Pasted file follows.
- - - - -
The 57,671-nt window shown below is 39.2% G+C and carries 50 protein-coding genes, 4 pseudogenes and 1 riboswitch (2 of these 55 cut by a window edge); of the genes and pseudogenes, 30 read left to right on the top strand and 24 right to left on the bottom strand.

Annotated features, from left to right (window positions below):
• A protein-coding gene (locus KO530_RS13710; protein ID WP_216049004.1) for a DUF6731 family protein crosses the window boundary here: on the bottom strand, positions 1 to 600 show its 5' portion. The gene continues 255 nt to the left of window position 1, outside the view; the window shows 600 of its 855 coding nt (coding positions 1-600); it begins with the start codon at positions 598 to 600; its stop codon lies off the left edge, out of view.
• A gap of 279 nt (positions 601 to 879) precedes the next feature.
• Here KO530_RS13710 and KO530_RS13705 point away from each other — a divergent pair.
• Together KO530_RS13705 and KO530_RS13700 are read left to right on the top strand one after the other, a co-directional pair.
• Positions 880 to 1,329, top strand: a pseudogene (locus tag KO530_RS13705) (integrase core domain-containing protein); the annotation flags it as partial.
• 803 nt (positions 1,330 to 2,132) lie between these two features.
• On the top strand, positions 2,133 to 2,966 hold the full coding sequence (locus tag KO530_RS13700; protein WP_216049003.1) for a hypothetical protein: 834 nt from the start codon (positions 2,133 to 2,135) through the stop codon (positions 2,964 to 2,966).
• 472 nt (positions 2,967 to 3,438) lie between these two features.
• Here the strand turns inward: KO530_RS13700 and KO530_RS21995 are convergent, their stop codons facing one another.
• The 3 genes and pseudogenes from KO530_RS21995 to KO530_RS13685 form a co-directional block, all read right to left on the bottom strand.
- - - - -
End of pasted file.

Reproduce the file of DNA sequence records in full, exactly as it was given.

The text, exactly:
The 57,671-nt window shown below is 39.2% G+C and carries 50 protein-coding genes, 4 pseudogenes and 1 riboswitch (2 of these 55 cut by a window edge); of the genes and pseudogenes, 30 read left to right on the top strand and 24 right to left on the bottom strand.

Annotated features, from left to right (window positions below):
• A protein-coding gene (locus KO530_RS13710; protein ID WP_216049004.1) for a DUF6731 family protein crosses the window boundary here: on the bottom strand, positions 1 to 600 show its 5' portion. The gene continues 255 nt to the left of window position 1, outside the view; the window shows 600 of its 855 coding nt (coding positions 1-600); it begins with the start codon at positions 598 to 600; its stop codon lies off the left edge, out of view.
• A gap of 279 nt (positions 601 to 879) precedes the next feature.
• Here KO530_RS13710 and KO530_RS13705 point away from each other — a divergent pair.
• Together KO530_RS13705 and KO530_RS13700 are read left to right on the top strand one after the other, a co-directional pair.
• Positions 880 to 1,329, top strand: a pseudogene (locus tag KO530_RS13705) (integrase core domain-containing protein); the annotation flags it as partial.
• 803 nt (positions 1,330 to 2,132) lie between these two features.
• On the top strand, positions 2,133 to 2,966 hold the full coding sequence (locus tag KO530_RS13700; protein WP_216049003.1) for a hypothetical protein: 834 nt from the start codon (positions 2,133 to 2,135) through the stop codon (positions 2,964 to 2,966).
• 472 nt (positions 2,967 to 3,438) lie between these two features.
• Here the strand turns inward: KO530_RS13700 and KO530_RS21995 are convergent, their stop codons facing one another.
• The 3 genes and pseudogenes from KO530_RS21995 to KO530_RS13685 form a co-directional block, all read right to left on the bottom strand.